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Tales from the Tread: Recording your family history

Candice Bannister
For Steamboat Pilot & Today
Learn how to record your family’s history with these tips. (Photo courtesy Stanford Historical Society)

STEAMBOAT SPRINGS — Recording memories and stories through oral history are just one way museums, archives and historical societies collect and preserve local history. But with today’s smartphone technology, anyone can record their family’s memories and stories to enjoy and share with family members and ensure that it’s available for future generations.

Here are some simple steps to get started.

Step 1: Research and prepare your questions

Do some research on the person you want to interview ahead of time. Know some basics and some highlights about the person and their life to have prepared questions — on one piece of paper — ready to make the interview memorable and valuable. You can use birth/death records, documents, diaries, journals, newspapers, school records, publications, photographs and more to do your research. Or, perhaps you can ask another relative questions that can help you prepare for the interview.



You can send the questions to the relative you will interview ahead of time. They might want to prepare or ask other family members to help them recall memories. Ask open-ended questions that require more than yes or no answers. Ask questions like: Tell me about…? What was it like…? Explain or describe…? How did you…?

Search a few family history websites like Ancestry.com or The Genealogy Guide for sample questions to get started.



Step 2: Recording video or audio

Smartphones and digital cameras are great for video interviews. You can use video-editing software to edit the clips later. Consider an inexpensive tabletop tripod for the phone or camera to stabilize the recording and keep your arms free for the interview. To significantly improve sound quality, you can also purchase an inexpensive external microphone.

Since video files take up a lot of storage on your smartphone, and many people may not be comfortable with a video interview, a simple audio recording can suffice. You have several options that include: downloading easy audio recording apps for iPhone or Android; buying a pocket audio recorder that can record mp3 files and download them to your computer; recording directly to your laptop or desktop using an external microphone and software like Audacity to record and edit the interviews; and if you are not in person, recording a video call, such as a Zoom meeting or a Google Meet.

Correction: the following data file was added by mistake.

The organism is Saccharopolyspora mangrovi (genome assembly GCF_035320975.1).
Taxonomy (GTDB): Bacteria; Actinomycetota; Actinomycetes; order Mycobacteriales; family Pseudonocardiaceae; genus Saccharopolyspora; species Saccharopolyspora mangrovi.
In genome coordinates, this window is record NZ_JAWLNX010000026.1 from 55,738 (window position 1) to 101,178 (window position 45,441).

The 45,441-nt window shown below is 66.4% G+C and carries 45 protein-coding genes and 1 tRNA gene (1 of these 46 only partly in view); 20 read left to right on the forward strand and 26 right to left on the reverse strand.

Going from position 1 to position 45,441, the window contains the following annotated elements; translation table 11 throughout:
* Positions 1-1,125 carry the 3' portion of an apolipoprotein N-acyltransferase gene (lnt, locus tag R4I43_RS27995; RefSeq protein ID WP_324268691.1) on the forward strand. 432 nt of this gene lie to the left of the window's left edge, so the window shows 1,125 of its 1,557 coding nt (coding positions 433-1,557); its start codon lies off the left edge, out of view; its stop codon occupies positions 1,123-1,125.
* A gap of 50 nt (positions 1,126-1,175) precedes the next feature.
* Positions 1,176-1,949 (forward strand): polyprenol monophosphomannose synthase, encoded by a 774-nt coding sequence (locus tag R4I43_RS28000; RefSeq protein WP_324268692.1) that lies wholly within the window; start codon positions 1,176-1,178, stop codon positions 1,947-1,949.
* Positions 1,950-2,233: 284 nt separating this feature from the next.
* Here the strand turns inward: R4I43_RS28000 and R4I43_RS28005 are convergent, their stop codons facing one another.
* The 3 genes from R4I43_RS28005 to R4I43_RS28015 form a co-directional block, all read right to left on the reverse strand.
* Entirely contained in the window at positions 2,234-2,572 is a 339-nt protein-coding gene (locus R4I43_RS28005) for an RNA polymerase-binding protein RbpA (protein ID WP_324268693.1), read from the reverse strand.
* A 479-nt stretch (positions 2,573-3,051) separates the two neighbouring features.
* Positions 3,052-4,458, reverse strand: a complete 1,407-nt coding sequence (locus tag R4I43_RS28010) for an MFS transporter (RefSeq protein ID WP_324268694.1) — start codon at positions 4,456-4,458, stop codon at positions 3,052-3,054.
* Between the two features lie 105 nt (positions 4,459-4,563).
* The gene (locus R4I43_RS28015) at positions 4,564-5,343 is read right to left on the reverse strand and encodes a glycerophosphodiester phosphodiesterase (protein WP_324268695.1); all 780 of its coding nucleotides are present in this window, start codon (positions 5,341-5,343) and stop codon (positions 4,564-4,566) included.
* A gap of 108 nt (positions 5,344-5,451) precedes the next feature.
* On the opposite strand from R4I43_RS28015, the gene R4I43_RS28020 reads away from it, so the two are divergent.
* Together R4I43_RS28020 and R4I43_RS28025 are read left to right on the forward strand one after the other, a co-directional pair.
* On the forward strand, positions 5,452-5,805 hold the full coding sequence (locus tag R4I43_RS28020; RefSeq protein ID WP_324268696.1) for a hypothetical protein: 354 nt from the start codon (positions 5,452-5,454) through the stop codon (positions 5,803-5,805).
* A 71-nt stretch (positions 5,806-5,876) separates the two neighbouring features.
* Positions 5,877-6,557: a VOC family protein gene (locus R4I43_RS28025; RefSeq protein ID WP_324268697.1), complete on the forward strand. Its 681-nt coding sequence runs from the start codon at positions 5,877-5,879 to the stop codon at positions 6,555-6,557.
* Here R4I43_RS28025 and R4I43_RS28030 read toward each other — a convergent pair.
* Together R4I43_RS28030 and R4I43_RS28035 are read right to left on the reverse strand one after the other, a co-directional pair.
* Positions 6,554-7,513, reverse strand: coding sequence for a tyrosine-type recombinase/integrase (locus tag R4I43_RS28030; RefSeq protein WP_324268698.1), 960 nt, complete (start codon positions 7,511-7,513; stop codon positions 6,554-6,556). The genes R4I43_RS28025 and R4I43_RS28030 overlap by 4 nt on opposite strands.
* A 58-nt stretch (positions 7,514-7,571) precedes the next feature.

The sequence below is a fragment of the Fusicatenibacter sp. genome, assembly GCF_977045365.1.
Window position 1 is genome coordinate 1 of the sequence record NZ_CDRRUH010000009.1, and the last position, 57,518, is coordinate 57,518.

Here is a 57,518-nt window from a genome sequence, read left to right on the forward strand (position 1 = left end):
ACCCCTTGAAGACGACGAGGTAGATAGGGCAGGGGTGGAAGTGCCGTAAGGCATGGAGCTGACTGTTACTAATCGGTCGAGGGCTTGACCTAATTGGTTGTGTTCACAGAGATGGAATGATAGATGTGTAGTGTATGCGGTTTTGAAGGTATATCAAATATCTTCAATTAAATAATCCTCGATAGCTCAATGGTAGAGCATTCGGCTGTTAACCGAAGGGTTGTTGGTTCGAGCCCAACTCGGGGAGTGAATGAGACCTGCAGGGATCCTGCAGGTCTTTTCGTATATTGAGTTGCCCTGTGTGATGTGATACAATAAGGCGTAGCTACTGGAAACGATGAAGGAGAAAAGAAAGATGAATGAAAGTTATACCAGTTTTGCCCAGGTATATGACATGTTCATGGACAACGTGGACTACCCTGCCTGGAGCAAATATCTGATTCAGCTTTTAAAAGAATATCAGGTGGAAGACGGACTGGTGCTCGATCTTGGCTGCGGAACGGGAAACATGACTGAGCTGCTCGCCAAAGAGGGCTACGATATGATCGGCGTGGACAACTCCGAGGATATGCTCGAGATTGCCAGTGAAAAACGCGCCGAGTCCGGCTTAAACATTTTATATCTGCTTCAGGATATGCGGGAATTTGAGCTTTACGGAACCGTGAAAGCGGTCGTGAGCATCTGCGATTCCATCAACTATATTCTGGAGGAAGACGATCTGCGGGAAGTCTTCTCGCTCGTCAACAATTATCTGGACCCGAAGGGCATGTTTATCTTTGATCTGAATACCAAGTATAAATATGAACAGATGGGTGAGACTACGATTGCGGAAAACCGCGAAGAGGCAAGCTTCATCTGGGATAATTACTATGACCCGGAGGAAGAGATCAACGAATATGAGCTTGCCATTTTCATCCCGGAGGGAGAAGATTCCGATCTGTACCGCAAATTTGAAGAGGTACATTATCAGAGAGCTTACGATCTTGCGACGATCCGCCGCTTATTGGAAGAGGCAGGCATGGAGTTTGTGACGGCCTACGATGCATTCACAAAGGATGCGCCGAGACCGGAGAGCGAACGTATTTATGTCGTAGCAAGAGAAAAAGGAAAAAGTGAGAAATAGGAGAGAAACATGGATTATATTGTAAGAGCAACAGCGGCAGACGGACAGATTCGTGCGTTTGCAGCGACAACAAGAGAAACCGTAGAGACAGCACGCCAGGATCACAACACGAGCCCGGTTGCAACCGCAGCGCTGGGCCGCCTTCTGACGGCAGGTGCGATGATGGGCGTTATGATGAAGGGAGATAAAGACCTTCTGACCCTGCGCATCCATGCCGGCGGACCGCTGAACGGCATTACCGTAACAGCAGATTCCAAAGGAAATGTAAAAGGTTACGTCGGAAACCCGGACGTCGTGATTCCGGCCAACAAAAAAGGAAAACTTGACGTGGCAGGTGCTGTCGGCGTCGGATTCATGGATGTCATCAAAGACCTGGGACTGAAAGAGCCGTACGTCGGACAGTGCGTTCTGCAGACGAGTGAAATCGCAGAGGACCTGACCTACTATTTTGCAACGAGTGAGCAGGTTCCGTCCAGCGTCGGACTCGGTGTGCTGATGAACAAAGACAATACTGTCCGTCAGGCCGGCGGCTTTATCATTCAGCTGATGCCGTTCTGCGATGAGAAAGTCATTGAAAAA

Step 3: Share your history

When you have finished and edited your interviews, you can share your interviews with the rest of your family and a local museum if appropriate. You can post the files to a password-protected file-sharing site like Dropbox or Google Drive. Interviews of family members make great holiday gifts for other relatives.

Recording family histories for personal/family use can be simply a recorded conversation between two people. There is no pressure to get the perfect interview when recording memories. However, here are some tips if you want to create a great and meaningful interview:

• Create an order to your questions that makes sense, but be flexible if the conversation takes a turn.

• Ask perceptive questions to clarify topics, details and memories.

• Repeat questions if needed and ask for clarification on anything you think is confusing or hard to hear.

• Make connections among seemingly disconnected recollections to help weave a story if there is one.

• The best interviewers listen carefully between the lines to determine what the narrator is trying to say and help fill in the gaps to create a cohesive story of a person’s life, subjects or events.

While recording your family history can seem like a daunting task, with today’s smartphone technology and apps, you can quickly and easily record memories of loved ones. Creating these connections between generations can be easy and fun and builds a legacy for the future.

Candice Bannister is executive director of the Tread of Pioneers Museum in Steamboat Springs.


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